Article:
The ‘Hustler’s Budget’: A Balancing Act or a Slippery Slope?

Edward Kipkalya

President Ruto’s inaugural budget, famously known as the “Hustler’s Budget,” has generated considerable controversy and opposition within Kenya. Dubbed “Rutonomics,” this budget aims to address the nation’s challenges head-on. However, its implications for businesses, households, and vulnerable populations have sparked mixed reactions and ideological divisions. As we delve deeper into the intricacies of this budget, only time will reveal its true nature: good or bad, fatal, or futuristic, dynamic or disastrous.

President Ruto assents to the Finance Bill, 2023 and the Appropriations Bill, 2023 26th June at State House, Nairobi.

The Ambitious Targets

Kenya’s FY 2023/2024 budget stands at a staggering Ksh. 3.6 trillion. The Finance Bill proposes tax changes designed to achieve several objectives: expanding the tax base, increasing revenues, reducing external debt, fostering economic growth, and tackling unemployment. Balancing these ambitious goals, managing debt, and fulfilling expenditure requirements simultaneously is a daunting task. Consequently, the government finds itself in a precarious position, especially concerning the country’s youth.

Major Tax Reforms

To address the multifaceted sectors of the economy, the budget introduces significant tax changes in various legislative acts. The affected tax categories include the Income Tax Act, VAT Act, Excise Duty Act, Tax Procedures Act, Miscellaneous Fees and Levies Act, Penalties and Interests, as well as licenses and tax rates. While these changes have the potential to bring positive outcomes, they also carry short- and medium-term implications that may affect the poor, working class, and vulnerable Kenyans.

Potential Misses and Negative Consequences

  • Job Freeze, Cuts, and Restructuring: The budget may result in job losses and structural changes, impacting individuals and their families. (Kenyan National Bureau of Statistics, Employment and Labor Force Statistics Report, 2022)
  • Shortage of Basic Commodities and Increased Cost of Living: The scarcity of essential goods could exacerbate the already high cost of living, further burdening ordinary citizens. (Central Bank of Kenya, Inflation Report, Q1 2023)
  • Heightened Risk of Tax Evasion, Corruption, and Poverty: Ill-designed tax changes may inadvertently foster an environment conducive to tax evasion and corruption, perpetuating the cycle of poverty among the youth. (Transparency International, Corruption Perceptions Index, 2022)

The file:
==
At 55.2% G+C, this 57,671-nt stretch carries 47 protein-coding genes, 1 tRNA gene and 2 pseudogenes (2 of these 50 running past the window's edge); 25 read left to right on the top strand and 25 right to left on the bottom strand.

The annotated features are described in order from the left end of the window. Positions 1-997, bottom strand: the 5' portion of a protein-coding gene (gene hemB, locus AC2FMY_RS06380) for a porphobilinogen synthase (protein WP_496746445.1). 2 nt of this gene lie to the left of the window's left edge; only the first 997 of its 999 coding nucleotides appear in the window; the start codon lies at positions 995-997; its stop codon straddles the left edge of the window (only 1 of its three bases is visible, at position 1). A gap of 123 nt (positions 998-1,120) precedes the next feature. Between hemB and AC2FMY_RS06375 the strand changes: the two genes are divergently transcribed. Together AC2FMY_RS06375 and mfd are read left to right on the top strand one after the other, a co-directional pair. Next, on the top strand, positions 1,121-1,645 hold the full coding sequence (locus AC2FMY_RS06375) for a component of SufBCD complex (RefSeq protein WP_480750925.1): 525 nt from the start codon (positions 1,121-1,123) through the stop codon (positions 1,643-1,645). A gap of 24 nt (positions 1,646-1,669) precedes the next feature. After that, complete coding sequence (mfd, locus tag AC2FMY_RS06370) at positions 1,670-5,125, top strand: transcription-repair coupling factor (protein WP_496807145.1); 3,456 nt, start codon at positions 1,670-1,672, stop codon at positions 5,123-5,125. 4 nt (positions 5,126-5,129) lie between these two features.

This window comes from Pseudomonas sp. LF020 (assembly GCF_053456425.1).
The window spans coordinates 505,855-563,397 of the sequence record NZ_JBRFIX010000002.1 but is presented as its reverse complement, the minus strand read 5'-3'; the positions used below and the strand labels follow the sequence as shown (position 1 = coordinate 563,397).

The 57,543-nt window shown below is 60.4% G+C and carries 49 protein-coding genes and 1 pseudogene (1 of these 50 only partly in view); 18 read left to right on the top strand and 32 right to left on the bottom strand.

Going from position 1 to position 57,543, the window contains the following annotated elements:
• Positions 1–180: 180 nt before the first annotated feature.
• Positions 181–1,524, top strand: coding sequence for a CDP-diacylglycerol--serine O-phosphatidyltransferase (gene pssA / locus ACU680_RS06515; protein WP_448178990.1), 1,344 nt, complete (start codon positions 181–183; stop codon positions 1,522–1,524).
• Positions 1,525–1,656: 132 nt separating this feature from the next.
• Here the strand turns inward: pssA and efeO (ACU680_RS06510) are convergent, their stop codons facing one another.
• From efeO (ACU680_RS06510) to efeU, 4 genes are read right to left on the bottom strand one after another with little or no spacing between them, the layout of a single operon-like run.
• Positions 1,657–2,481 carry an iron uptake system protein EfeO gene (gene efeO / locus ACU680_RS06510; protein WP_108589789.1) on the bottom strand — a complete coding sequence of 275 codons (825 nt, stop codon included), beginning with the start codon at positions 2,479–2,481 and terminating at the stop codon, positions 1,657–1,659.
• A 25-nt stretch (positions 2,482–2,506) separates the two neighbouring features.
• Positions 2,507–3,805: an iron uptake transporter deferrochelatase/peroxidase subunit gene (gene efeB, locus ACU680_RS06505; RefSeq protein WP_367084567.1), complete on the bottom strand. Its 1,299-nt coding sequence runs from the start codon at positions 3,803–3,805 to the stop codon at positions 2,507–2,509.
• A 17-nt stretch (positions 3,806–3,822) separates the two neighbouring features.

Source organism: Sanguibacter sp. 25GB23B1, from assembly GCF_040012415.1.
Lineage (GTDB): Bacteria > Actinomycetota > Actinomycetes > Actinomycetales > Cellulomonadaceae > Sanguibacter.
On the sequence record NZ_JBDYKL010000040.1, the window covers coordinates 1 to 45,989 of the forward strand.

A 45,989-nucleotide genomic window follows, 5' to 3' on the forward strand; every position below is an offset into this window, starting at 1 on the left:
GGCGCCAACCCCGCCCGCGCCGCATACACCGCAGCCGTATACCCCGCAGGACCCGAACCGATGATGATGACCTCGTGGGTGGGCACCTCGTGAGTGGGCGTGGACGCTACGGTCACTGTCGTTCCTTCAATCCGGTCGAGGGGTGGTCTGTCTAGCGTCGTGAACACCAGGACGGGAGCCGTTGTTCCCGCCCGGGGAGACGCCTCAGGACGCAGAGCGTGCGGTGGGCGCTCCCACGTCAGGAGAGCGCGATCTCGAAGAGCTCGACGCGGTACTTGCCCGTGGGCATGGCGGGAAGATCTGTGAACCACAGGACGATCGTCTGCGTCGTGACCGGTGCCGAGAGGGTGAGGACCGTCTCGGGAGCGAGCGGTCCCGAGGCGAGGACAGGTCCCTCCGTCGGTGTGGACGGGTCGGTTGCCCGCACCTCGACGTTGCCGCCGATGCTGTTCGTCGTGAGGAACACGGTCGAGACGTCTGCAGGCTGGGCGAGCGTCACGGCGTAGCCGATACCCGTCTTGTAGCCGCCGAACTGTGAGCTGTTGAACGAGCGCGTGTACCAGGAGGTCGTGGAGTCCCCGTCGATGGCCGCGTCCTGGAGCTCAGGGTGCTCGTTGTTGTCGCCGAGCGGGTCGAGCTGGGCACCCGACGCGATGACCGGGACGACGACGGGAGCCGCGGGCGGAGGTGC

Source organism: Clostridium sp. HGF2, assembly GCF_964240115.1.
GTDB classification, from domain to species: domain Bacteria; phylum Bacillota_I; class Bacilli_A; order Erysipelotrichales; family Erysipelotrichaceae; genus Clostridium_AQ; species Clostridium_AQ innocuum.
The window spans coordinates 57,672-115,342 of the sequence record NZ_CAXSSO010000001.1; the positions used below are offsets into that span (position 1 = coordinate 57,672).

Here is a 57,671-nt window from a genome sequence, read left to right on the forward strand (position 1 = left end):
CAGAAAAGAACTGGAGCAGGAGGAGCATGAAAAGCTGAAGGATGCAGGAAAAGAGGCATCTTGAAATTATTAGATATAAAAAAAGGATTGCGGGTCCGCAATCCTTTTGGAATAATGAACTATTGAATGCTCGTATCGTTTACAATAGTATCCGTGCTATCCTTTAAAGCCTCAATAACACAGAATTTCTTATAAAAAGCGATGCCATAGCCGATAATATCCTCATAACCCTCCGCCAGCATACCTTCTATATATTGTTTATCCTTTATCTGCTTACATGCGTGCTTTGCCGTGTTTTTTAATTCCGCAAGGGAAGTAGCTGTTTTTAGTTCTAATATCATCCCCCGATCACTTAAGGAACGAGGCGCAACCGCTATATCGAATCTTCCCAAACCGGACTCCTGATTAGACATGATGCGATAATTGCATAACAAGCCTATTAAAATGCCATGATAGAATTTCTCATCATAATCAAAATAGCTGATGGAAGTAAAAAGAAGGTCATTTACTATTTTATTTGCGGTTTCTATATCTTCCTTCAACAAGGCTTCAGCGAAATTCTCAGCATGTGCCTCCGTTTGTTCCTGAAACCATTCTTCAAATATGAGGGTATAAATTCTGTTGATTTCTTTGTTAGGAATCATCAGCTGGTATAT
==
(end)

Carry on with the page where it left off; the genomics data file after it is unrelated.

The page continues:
Recommendations for President Ruto’s Government

  1. Contextualize Kenya’s Economic State: President Ruto’s administration should consider the current economic conditions and most of the citizens’ financial status while formulating policies.
  2. Promote Reforms to Support Economic Growth: The government must progressively enact legal, policy, institutional, and regulatory reforms that stimulate enterprise growth and cushion economic hardship.
  3. Embrace Digital Transformation: Modernizing and supporting digitally secure and enabled public services will enhance efficiency and convenience for citizens.
  4. Re-evaluate Tax Clauses: The government should eliminate, modify, or recall oppressive and ineffective tax clauses, ensuring better future tax measures that align with the government’s objectives and expenditure requirements.
  5. Transparent Communication: President Ruto’s government should effectively communicate how this radical budget will work and help Kenyans understand its impact, importance, and consequences.


As we dissect President Ruto’s “Hustler’s Budget” through an economic lens, it becomes apparent that its success hinges on its ability to address the pressing needs of Kenya’s youth. By embracing the recommendations outlined above and leveraging data-driven policymaking, president Ruto’s administration can ensure that the budget translates into tangible opportunities, inclusive growth, and a brighter future for the country’s youth.

The writer is currently the IT Governance Officer at ELF-Africa ( You can connect with him via Twitter: @Edward_Kalya

1 reply
  1. Dube Meluleki
    Dube Meluleki says:

    You have highlighted powerful points in your writing, this type of economics can also work if the government can tackle the issue of corruption. Ensure all levels of corruption are reduced or eliminated inorder for his policy to work.


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